I do not know how long I had been standing there, when a sensation came over me as though some one behind weresoftly enveloping me in a wet sheet. Looking over my shoulder, I found that the rhododendron copse had vanished; the gleam of the camp-fires was visible no longer, and the rock at my feet, with every other object, was shut out by a white ocean of mist.[21]

Such sensitivity to the fluctuating effects of mist was bound to emphasize the corporeality of the body; specifically, its sensory responses entangled with its biological limitations. Moreover, vision itself was rendered tactile, enabling the traveler to experience and imagine the Himalayan geography as a ”living space of encounter and exchange.“[22] But what do we make of encounters like Mazuchelli’s in which sight was steadily obscured? If the whiteness of mist radically diminished visual clarity, it also enhanced the very scope of imaginings by heightening the body’s capacity to register sensations through touch. What could not be seen could be envisioned instead through a potent mixture of tactility and intuition. Thus, the strange illusions created by mist embodied enigmas and hauntings, which in turn mobilized fresh calibrations of sight and touch. What is striking is that they give the impression of a second corporeal presence that Mazuchelli could sense but could not see.

Surrounded by thickening vapor, Mazuchelli anticipates the worst when she feels her ”limbs getting numb and frozen,“ the ”thumping of [her] own heart“ the only sound in the ”death-like stillness.“[23] By her own admission, a ”deadly faintness [creeps] over“ her when she sees ”a phantom of gigantic dimensions,“ an apparition that must surely be ”one of those phenomena“ rumored ”to be met with in these altitudes“ or on second thought, something as mundane as her ”own shadow, greatly exaggerated.“ [24] If the tricky interplay between mist and nocturnal light tests her resilience to extreme and unexpected climactic conditions, it also stimulates her imagination to cultivate extreme shapes, sizes, and tactile registers. Contrasts become sharper and the sense of the marvelous, more pronounced. If her phantom is ”gigantic“ yet shapeless, a ”dark shadow“ amid the blinding whiteness of mist, it is preceded only by an unseen ”phenomena“ whose presence is discernible primarily because of the wetness of vapor. Thus, the spectral encounter is defined by the invisible in the visible, the slippages in reality caused by sudden and radical sensory shifts.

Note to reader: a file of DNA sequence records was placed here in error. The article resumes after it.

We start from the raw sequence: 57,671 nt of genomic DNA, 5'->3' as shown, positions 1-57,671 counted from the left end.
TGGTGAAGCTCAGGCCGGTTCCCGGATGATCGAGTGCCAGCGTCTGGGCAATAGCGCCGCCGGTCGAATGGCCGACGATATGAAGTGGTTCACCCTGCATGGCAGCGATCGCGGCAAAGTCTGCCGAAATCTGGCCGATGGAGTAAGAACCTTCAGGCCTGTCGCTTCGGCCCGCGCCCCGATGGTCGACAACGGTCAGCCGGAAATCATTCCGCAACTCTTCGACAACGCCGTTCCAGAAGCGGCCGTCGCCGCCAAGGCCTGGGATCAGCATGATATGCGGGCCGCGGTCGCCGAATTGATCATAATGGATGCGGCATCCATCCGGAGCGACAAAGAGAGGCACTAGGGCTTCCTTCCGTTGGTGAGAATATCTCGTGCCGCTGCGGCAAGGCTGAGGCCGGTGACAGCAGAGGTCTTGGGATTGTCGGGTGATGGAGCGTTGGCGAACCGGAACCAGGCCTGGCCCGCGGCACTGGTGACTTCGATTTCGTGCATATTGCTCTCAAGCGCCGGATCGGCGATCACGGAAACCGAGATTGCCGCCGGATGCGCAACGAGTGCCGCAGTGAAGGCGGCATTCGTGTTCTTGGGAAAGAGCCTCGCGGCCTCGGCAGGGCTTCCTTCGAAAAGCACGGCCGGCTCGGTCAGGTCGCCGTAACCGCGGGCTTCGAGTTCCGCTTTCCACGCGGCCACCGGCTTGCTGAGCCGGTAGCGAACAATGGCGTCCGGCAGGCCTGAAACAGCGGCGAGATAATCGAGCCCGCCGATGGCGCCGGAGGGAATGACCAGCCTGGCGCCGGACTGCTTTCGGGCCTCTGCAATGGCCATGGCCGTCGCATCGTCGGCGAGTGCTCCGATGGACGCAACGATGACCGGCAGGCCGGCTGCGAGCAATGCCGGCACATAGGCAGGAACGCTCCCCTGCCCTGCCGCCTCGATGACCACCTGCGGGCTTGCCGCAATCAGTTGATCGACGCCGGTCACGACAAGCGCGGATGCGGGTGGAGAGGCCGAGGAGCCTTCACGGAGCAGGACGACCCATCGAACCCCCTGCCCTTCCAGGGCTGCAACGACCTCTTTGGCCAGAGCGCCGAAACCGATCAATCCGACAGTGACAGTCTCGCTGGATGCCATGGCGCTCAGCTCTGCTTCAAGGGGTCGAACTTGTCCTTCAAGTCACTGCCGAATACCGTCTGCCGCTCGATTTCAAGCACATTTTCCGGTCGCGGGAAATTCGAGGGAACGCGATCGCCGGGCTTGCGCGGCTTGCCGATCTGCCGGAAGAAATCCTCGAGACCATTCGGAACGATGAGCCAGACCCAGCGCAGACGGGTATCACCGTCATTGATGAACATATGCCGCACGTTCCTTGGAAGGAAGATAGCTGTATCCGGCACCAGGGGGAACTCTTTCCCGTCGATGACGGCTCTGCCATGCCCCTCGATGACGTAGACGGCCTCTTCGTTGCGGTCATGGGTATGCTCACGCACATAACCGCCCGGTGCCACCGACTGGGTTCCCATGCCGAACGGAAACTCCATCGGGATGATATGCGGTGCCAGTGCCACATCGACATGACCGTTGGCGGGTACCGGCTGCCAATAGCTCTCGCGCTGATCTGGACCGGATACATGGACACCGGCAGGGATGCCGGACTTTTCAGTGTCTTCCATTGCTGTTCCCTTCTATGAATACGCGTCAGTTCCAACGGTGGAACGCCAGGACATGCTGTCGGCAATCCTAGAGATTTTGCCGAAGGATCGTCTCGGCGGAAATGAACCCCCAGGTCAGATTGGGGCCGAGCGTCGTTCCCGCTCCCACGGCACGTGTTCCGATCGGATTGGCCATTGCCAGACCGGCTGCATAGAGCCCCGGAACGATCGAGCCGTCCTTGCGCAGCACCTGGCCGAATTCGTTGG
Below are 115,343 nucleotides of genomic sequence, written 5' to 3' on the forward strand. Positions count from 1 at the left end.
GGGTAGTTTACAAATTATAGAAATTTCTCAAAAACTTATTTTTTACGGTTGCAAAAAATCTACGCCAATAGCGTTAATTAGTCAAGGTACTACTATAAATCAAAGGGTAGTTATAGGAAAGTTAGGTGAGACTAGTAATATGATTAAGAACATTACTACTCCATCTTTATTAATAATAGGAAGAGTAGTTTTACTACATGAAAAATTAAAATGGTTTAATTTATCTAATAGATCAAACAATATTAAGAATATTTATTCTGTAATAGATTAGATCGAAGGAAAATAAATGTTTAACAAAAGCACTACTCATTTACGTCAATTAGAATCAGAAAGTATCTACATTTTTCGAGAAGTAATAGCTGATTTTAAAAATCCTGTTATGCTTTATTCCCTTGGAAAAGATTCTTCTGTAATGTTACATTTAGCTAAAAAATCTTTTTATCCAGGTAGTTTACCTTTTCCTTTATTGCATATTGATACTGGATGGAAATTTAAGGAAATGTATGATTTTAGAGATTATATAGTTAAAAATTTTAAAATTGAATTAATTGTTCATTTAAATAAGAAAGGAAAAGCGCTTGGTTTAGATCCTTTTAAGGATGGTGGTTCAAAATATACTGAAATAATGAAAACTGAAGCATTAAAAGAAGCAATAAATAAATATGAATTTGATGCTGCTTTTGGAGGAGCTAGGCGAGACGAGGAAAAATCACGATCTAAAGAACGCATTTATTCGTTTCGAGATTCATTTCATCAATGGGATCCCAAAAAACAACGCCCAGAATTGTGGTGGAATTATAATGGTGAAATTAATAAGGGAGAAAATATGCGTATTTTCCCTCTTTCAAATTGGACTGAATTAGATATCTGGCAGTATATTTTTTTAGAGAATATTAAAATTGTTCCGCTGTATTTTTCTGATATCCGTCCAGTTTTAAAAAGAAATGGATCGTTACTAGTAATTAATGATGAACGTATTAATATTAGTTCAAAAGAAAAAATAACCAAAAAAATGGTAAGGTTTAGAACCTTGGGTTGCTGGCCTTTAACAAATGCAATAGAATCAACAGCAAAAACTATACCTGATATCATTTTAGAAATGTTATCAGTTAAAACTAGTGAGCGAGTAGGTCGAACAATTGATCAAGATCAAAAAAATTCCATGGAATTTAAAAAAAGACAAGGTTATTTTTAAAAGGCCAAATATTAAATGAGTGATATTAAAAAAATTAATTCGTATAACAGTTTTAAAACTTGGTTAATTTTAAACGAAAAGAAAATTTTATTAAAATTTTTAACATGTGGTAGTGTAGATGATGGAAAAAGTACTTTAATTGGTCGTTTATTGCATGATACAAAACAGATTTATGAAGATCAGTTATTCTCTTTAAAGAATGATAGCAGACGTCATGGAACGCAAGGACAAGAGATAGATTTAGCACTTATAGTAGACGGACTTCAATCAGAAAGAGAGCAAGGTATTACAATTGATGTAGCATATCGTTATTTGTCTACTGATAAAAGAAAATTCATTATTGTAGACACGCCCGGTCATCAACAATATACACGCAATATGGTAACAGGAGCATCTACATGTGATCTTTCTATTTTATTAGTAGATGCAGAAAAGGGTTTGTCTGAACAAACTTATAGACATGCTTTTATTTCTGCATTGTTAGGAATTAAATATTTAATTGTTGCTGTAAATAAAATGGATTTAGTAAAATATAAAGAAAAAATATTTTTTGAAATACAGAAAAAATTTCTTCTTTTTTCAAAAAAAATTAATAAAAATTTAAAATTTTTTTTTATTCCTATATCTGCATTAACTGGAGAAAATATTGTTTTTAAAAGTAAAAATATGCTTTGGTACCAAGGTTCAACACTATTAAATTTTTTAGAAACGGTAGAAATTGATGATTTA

What is striking is that Mazuchelli is not only engulfed by a multitude of optical and tactile sensations, she is also in danger of becoming dematerialized like her surroundings.[25] With the familiar sights of the ”rhododendron copse,“ the ”camp-fires,“ and the ”rock“ at her feet obliterated by dense white vapor, not only does she lose her bearings, she also stands to meet the same fate—to be blotted out by the mist that continues to enshroud her. Simply put, she seems to be on the brink of metamorphosing into a ghostly figure. In visual terms, this meant that the whiteness of the colonial body was merged with the whiteness of mist, forming a continuum in which corporeality steadily dissolved into the whiteness of vapor. Mist can therefore be understood as a paradigm of alienation, both of vision as well as of somatic mappings.

By the time Mazuchelli penned her Himalayan memoir, ghosts and ghostliness were everywhere in the Victorian imagination. Significantly, they were almost always shown as barely-there vaporous configurations that reminded their readers/viewers of ”something lost or barely visible.“[26] If Charles Dickens’s Ebenezer Scrooge was haunted by ”creatures faded into mist“ after a visit from Jacob Marley’s ghost in the 1843 novella A Christmas Carol, then Frederick Hudson’s spirit photographs from the 1870s, with their wraith-like figures of deceased loved ones hovering over the concrete reality of living sitters, created the impression that apparitions blur the lines between past and present, the dead and the living, the self and the other.[27] Mesmerisms and ectoplasms all relied on the inexplicability of misty forms to embody the alienating margins of the unearthly realm, with scientists and spiritualists, Christians and Materialists clashing over their precise taxonomies and meanings.[28]

Fig. 2, J. H. Brown, cover, Spectropia or Surprising Spectral Illusions. Showing Ghosts Everywhere and of Any Colour, fourth edition (London: Griffith and Farran, 1865). Color lithograph. Yale University, Harvey Cushing/John Hay Whitney Medical Library, New Haven, Connecticut.